Stop with the Shoulds: This is like listening, but it's specifically about your expectations. It's not wrong to have goals. It's not wrong to have aspirations. It's not wrong to have boundaries or ideals. It's not wrong to have hopes, even! But as soon as it goes from COULD to SHOULD, that's you being the source of forcing something to happen. An agenda. Limited possibilities. You're attached. Fixed. Inflexible. You're "right". Someone is "wrong". Yikes! What if your version of right isn't actually right at all? This could show up as "people shouldn't be doing that" or "it should have been done this way". Bringing that kind of energy to personal or professional interactions pretty much guarantees another person will resist, deflect or react in some way. Physics is a thing, after all.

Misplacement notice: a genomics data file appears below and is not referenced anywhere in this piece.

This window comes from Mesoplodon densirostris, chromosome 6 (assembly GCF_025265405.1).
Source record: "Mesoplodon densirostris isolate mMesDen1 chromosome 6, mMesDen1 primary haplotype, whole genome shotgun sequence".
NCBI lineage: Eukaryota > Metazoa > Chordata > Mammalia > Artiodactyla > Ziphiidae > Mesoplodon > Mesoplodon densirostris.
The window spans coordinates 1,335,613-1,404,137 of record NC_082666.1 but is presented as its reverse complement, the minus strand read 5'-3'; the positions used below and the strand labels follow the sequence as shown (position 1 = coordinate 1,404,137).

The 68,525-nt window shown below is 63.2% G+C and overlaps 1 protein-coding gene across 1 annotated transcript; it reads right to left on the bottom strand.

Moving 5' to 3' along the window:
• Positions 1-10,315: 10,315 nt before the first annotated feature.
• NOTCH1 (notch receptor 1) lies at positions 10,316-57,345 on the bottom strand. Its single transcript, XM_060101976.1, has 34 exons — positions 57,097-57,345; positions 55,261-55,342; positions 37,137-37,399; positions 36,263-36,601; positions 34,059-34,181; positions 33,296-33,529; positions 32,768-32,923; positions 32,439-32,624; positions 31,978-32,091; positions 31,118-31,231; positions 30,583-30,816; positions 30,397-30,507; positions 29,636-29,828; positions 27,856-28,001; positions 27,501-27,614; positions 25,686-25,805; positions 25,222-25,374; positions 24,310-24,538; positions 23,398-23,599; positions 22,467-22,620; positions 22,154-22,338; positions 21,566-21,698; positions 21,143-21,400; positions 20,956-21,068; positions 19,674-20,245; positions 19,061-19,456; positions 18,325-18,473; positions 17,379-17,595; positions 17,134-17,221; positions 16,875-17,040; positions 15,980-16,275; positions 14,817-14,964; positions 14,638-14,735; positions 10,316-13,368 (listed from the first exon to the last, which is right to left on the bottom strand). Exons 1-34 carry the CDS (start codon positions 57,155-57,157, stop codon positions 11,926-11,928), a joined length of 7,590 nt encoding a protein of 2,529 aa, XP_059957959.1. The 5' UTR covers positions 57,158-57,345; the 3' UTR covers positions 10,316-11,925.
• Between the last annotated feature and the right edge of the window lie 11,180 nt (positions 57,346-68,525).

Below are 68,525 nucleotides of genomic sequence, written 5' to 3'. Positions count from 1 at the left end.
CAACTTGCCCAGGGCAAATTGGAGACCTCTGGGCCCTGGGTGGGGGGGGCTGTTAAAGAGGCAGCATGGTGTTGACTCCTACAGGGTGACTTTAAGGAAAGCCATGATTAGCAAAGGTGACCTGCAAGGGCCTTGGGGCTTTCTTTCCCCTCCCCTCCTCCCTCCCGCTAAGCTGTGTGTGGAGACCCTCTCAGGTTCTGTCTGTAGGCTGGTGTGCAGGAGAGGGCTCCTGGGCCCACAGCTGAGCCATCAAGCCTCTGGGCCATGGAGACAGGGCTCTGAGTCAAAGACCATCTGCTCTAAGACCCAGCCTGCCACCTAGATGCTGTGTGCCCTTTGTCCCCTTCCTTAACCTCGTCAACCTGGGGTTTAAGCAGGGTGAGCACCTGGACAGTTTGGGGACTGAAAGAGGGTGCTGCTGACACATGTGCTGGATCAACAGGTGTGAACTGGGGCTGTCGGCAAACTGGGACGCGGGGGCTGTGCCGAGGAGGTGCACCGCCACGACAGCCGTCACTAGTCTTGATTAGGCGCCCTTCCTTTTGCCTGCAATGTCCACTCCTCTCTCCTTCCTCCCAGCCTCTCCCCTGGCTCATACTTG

Give these three ways of being a try for two weeks. Focus on using them in personal relationships and professional ones and see what you're the source of shifting in the next 14 days.

Sorry needs to stop.

Not the new song by Justin Bieber, that sorry can stay.

I'm talking about your incessant use of the word sorry in personal and professional exchanges. It needs to end. It's eroding your integrity. It's in the way of your success.

I want you to take a second to scroll back through texts and emails and see how often you've said 'sorry' in the past week. Now the past month. 

 

Good ol' Bart.

Good ol' Bart.

 

What is up with your use of this word? Why are you apologizing for being imperfect? Why are you constantly late? Why are you missing deadlines? What are you promising and not delivering on and, most importantly, WHY?